Aren’t holidays wonderful? If your perception of reality is shaped entirely by Hollywood movies and department store sales displays, yes. Personally, I prefer the low-expectation, low- reward reliability of regular ‘ole Tuesdays and Saturdays – the indistinguishable, meaningless days that make up our lives. Wake up at noon with a blistering hangover and spend the first five hours of your day apologizing to everyone listed in your cell phone’s contacts? Well, at least it’s not Christmas! Spend the night in the fetal position, reading Hemingway and Googling “STD + holistic medicine”? At least it’s not Valentine’s Day!
Holidays bring an overwhelming pressure to have a normal, happy, healthy existence. That’s great for normal, happy, healthy people – they can go around flaunting their properly functioning emotional states and their fashionable haircuts, laughing and getting their mirth all over everyone. But for me, holidays associated with positive cultural values are a time to be reminded of how screwed up I am. I can handle holidays that revolve around blacking out and trying to deny the cruel reality of existence, like New Year’s Eve, St. Patrick’s Day, or Mother’s Day. I also don’t mind holidays that have strange and distracting traditions, like the 4th of July or Halloween. But on Christmas, Thanksgiving, or Easter, when people ruminate on their lives and see their families and smile a lot? That’s just so depressing.
This makes the upcoming Easter weekend quite the dreaded occasion, and I’m assuming Jewish folk are suffering the same trepidation and anxiety – though I know absolutely nothing about Passover, I’m guessing it’s not a “let’s get blackout drunk” kind of holiday.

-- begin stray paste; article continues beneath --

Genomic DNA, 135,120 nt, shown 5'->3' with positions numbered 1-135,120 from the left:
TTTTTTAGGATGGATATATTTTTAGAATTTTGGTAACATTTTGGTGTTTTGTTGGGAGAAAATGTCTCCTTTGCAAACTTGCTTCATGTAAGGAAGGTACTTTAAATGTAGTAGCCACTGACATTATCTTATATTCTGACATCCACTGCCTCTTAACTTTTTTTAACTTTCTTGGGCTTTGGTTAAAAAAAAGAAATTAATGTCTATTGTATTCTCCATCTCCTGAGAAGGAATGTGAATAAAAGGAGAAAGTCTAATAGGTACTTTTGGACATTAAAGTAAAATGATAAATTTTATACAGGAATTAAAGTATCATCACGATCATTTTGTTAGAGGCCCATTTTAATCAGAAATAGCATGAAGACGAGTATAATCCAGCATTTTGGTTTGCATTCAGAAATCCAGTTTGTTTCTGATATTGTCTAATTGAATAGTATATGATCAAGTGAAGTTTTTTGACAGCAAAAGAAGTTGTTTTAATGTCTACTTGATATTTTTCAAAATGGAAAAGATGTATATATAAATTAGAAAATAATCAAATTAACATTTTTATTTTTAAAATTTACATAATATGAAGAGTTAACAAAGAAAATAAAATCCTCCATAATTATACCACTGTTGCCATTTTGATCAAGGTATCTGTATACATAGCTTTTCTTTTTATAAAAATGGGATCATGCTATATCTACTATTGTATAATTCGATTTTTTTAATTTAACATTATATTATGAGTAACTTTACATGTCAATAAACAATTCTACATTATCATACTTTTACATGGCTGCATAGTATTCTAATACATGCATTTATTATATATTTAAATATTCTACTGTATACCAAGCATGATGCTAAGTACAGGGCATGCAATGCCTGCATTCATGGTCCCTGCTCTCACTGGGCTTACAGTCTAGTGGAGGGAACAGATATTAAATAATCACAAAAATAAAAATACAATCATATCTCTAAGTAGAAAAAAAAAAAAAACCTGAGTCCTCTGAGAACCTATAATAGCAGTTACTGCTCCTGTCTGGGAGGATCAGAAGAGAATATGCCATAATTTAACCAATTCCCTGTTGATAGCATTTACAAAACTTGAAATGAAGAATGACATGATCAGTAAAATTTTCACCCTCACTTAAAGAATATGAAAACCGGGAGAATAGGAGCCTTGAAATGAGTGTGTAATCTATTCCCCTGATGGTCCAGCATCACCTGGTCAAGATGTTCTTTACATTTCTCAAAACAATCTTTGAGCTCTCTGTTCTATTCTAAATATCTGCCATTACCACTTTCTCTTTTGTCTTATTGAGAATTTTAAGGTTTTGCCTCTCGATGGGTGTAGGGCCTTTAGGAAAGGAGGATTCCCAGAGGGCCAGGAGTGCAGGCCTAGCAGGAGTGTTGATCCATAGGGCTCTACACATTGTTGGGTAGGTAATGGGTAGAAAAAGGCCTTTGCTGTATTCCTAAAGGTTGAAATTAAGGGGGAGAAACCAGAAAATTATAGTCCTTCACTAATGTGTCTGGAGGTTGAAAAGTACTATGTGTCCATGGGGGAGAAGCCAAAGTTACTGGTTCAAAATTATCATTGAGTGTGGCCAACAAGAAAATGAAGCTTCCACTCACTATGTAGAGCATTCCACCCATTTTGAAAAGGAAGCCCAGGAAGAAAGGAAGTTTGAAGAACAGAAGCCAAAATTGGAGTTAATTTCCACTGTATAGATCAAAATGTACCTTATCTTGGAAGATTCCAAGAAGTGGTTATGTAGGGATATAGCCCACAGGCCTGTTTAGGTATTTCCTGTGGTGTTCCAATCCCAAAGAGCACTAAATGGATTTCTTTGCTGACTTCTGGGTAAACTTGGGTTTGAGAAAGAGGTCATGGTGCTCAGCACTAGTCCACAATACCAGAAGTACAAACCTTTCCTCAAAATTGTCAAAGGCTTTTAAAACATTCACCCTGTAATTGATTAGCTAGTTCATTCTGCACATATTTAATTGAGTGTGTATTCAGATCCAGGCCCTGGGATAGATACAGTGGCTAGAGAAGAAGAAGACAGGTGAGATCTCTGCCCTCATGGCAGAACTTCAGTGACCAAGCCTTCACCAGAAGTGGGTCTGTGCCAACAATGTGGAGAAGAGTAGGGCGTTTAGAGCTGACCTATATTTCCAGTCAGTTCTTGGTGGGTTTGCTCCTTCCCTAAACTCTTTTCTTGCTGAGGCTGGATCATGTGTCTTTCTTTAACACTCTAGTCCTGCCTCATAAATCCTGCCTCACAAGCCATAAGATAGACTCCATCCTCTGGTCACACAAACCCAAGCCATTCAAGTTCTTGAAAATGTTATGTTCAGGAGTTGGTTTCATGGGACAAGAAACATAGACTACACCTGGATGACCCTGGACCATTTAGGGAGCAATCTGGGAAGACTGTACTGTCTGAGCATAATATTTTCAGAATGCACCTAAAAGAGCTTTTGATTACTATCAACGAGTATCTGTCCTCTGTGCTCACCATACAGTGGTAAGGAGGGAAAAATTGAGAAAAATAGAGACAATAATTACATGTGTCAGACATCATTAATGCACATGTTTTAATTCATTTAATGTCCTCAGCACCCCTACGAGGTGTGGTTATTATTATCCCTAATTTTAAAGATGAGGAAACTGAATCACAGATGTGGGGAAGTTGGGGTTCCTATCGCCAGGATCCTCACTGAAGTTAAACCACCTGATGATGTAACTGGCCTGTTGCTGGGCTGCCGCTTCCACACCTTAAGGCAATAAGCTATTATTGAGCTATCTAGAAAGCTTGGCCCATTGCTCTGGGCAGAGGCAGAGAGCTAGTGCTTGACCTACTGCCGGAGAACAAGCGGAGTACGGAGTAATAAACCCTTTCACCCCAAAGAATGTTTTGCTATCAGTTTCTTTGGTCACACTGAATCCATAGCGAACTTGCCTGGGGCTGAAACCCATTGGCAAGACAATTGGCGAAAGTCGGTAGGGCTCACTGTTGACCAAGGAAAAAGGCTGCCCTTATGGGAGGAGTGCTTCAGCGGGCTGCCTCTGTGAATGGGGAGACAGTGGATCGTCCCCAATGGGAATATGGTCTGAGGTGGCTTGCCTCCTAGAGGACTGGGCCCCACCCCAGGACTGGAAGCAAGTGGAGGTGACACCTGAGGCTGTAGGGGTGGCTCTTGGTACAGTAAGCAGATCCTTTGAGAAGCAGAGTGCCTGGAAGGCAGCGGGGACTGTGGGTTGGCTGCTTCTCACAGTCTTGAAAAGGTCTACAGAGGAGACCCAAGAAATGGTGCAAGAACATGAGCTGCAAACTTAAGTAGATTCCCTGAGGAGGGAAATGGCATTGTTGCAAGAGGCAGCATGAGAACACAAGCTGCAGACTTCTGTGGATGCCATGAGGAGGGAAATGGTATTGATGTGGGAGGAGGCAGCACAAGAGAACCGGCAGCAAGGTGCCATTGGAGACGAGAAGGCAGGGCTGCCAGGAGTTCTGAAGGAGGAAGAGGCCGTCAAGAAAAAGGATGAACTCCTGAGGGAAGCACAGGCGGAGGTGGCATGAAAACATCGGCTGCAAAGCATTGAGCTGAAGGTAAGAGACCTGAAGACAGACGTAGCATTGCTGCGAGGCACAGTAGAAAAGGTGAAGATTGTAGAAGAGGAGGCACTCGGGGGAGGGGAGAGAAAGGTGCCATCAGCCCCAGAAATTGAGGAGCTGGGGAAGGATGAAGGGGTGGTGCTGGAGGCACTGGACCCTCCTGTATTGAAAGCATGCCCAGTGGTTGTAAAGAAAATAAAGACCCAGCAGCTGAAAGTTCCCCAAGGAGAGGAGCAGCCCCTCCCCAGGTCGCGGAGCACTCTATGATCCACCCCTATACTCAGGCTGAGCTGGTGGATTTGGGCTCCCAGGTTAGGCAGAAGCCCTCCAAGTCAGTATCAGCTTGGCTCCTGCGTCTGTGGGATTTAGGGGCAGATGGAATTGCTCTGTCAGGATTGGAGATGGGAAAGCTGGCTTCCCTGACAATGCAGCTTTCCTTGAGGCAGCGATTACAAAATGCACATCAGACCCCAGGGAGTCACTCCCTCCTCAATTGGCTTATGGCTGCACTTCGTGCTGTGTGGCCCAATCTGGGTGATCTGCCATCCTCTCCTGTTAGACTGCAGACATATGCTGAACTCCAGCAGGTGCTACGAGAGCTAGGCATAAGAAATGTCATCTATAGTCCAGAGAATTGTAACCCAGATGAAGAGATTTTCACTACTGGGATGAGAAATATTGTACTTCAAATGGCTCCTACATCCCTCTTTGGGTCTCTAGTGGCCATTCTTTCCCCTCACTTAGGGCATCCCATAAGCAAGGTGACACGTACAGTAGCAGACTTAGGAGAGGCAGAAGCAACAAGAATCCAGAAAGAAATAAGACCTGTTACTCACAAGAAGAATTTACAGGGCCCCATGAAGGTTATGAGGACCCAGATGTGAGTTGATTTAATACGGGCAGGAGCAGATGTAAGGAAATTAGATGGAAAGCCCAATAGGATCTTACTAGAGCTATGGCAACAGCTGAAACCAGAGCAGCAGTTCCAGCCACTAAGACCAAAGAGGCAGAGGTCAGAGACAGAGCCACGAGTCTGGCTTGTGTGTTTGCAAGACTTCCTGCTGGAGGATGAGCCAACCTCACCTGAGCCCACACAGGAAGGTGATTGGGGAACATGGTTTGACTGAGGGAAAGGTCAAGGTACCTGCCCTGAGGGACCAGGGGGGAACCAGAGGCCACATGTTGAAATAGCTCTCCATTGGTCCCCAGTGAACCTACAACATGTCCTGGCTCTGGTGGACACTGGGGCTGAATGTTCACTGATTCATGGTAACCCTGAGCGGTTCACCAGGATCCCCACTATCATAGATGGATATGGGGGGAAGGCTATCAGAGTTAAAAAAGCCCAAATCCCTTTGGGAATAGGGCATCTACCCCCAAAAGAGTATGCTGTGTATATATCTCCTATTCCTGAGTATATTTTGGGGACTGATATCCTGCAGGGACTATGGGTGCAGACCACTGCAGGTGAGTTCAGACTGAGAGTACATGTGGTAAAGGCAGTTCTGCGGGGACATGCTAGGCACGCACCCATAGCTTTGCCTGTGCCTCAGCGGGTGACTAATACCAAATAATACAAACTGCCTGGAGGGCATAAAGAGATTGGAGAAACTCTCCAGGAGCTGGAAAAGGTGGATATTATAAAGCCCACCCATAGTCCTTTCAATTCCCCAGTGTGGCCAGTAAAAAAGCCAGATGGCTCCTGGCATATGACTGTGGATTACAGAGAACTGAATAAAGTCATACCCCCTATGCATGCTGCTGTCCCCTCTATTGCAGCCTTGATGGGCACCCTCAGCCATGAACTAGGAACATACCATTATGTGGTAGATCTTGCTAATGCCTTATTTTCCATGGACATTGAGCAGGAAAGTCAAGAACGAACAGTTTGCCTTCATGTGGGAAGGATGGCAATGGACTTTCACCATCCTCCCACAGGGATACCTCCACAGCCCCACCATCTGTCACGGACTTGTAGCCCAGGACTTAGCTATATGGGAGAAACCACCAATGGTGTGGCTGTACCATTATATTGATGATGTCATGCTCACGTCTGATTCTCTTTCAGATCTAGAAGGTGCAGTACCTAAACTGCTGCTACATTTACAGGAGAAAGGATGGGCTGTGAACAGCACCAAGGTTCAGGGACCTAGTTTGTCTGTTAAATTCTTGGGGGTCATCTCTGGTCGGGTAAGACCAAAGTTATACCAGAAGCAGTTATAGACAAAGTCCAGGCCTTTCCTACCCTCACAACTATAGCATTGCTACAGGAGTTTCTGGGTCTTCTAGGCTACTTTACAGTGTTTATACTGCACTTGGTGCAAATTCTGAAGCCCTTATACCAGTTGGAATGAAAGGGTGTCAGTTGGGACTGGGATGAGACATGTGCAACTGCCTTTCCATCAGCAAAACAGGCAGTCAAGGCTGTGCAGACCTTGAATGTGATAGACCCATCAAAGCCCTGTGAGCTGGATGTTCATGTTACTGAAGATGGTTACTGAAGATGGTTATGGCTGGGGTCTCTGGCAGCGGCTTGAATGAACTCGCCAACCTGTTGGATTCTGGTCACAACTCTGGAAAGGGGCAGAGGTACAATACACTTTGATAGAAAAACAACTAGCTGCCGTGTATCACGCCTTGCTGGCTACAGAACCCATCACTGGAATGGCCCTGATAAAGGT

I hope for their sake I’m wrong.
Part of the problem stems from the fact that my family always gets into colossal arguments on “major” holidays. It’s like we all secretly want to ruin the day in an attempt to nullify what it represents and our inability to match up to it. There’s always a lot of yelling and screaming and altering of wills (the legal kind and the philosophical kind). In fact, we usually invite a notary for such occasions. It’s definitely more Kafka than Capra, I’ll put it that way.
But, your holiday doesn’t have to be like that! At least not if you follow these handy tips, crafted from years of formative hostility and avoidance of costly therapy:
1. Leave the Mothers Out of It
More explicitly: do not, under any circumstances, invite your mother to family gatherings. Or anyone’s mother, for that matter.
2. Just Kidding
You can invite other people’s moms.
3. Stick to Beer
We all know what happens when the liquor cabinet gets opened. That’s a Pandora’s Box of feelings best left repressed.
4. Speaking of Which, Bury Those Feelings Deep Down Inside
The holidays trudge up a lot of negative memories and associations, like the time your parents got you a geological rock kit for Christmas. These negative memories are deeply rooted, unresolved emotional scars that you probably shouldn’t be picking at. So, to leave them where they belong, I recommend drinking between 9 and 15 beers (but no hard liquor – all in moderation, my friends), taking some deep breaths, and focusing all of that hatred and despair deep down inside. Just completely bury it. This is what psychologists call “Self Medicating,” and it is a prudent, cost-efficient method for dealing with emotional distress.